Medicare-funded home-based clinical care for community-dwelling persons with dementia: An essential healthcare delivery mechanism

Katherine A. Ornstein, Claire K. Ankuda, Bruce Leff, Subashini Rajagopalan, Albert L. Siu, Krista L. Harrison, Anna Oh, Jennifer M. Reckrey, Christine S. Ritchie

Research output: Contribution to journalArticlepeer-review

13 Scopus citations


Background: Over the past decade, medical care has shifted from institutions into home settings—particularly among persons with dementia. Yet it is unknown how home-based clinical services currently support persons with dementia, and what factors shape access. Methods: Using the National Health and Aging Trends Study linked to Medicare claims 2012–2017, we identified 6664 community-dwelling adults age ≥ 70 years enrolled in fee-for-service Medicare. Annual assessment of dementia status was determined via self-report, cognitive interview, and/or proxy assessment. Receipt of four types of home-based clinical care (home-based medical care (HBMC) (i.e., nurse practitioner, physician, or physician assistant visits), skilled home health care (SHHC), podiatry visits, and other types of home-based clinical services (e.g., behavioral health)) was assessed annually. We compared age-adjusted rates of home-based clinical care by dementia status and determined sociodemographic, health, and environmental characteristics associated with utilization of home-based clinical care among persons with dementia. Results: Nearly half (44.4%) of persons with dementia received any home-based clinical care annually compared to only 14.4% of those without dementia. Persons with dementia received substantially more of each type of home-based clinical care than those without dementia including a 5-fold increased use of HBMC (95% CI = 3.8–6.2) and double the use of SHHC (95% CI = 2.0–2.5). In adjusted models, Hispanic/Latino persons with dementia were less likely to receive HBMC (OR = 0.32; 95% CI = 0.11–0.93). Use of HBMC, podiatry, and other home-based clinical care was significantly more likely among those living in residential care facilities, in the Northeast and in metropolitan areas. Conclusion: Although almost half of community-dwelling persons with dementia receive home-based clinical care, there is significant variation in utilization based on race/ethnicity and environmental context. Increased understanding as to how these factors impact utilization is necessary to reduce potential inequities in healthcare delivery among the dementia population.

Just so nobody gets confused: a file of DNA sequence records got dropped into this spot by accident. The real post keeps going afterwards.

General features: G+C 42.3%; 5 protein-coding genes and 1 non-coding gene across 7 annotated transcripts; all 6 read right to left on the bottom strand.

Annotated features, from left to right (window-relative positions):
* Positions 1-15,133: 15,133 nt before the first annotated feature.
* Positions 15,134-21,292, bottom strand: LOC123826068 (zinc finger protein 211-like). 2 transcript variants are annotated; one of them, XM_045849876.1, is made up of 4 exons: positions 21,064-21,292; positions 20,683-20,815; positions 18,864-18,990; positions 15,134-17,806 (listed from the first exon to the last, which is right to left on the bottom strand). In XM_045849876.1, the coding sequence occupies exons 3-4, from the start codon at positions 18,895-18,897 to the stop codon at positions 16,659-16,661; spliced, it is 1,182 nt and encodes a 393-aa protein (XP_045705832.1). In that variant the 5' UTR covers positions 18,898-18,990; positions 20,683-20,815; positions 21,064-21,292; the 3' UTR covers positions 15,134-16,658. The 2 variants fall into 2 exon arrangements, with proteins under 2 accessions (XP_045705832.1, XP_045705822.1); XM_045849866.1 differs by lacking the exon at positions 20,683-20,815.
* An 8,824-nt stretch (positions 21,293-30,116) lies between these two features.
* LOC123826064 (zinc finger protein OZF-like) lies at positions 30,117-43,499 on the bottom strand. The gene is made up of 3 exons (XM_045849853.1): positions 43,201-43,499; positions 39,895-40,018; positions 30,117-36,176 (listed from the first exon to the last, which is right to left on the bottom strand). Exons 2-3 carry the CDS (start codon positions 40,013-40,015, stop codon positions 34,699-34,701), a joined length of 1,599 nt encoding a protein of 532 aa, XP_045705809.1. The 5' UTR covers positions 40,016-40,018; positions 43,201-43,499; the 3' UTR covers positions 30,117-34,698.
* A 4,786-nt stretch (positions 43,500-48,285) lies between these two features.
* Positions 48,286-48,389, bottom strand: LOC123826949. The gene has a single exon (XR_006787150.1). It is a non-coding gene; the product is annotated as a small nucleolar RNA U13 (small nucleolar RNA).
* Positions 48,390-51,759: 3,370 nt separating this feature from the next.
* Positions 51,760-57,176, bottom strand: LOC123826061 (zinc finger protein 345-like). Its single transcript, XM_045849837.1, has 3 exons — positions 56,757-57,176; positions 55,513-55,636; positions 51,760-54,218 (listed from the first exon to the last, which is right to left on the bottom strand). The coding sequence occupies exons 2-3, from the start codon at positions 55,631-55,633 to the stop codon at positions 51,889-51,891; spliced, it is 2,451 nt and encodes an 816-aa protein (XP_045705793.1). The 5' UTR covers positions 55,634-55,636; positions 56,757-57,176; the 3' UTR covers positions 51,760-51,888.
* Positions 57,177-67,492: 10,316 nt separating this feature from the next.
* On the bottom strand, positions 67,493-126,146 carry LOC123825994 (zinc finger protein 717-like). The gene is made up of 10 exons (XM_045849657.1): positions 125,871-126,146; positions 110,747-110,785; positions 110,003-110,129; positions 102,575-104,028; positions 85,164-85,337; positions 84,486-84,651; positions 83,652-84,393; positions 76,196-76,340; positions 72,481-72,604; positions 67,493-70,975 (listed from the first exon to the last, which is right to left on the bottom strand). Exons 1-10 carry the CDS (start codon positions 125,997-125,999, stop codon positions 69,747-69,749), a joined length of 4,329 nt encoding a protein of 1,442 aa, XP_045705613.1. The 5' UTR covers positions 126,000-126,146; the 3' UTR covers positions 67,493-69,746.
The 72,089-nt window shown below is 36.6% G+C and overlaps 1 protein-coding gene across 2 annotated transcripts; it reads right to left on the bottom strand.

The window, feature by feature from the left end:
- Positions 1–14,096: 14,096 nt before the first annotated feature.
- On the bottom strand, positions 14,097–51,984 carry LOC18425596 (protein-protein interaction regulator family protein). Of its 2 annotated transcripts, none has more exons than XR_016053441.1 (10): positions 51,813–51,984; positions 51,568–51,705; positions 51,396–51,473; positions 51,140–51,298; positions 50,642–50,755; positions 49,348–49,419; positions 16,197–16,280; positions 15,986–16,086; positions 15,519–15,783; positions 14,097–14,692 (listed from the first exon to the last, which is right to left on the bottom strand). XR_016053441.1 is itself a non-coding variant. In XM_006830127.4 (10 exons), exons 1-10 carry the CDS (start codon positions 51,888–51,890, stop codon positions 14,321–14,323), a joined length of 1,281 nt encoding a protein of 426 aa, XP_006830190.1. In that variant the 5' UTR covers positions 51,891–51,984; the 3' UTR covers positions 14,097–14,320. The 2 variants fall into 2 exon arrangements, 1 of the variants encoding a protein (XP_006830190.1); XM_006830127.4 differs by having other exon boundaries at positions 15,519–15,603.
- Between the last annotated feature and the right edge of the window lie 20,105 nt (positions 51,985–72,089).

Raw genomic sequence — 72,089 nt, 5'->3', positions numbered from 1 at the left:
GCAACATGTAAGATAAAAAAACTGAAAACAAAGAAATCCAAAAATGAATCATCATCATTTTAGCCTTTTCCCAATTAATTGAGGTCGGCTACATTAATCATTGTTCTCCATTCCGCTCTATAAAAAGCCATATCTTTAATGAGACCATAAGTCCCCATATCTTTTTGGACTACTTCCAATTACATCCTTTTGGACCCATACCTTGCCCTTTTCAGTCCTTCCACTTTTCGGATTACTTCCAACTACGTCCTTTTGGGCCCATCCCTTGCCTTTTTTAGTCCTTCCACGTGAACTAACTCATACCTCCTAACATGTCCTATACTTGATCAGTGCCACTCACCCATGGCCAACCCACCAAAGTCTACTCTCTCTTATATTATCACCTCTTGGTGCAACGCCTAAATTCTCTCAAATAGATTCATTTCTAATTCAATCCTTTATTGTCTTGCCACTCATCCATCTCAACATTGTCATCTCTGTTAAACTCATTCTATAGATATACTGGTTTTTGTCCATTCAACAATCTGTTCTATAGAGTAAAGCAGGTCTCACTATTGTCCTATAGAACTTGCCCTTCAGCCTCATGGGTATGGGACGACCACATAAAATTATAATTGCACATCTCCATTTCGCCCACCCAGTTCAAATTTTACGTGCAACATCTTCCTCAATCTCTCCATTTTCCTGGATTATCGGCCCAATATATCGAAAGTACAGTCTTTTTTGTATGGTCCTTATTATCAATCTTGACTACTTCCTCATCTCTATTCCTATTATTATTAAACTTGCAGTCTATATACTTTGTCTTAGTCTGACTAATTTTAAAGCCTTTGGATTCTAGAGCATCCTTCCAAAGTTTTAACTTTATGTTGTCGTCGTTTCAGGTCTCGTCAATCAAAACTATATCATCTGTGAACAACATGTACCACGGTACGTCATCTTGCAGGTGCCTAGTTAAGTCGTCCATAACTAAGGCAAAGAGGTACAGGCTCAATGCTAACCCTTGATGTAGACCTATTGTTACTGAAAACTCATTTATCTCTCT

Original languageEnglish
Pages (from-to)1127-1135
Number of pages9
JournalJournal of the American Geriatrics Society
Issue number4
StatePublished - Apr 2022


  • dementia
  • home health
  • home-based medical care
  • podiatry


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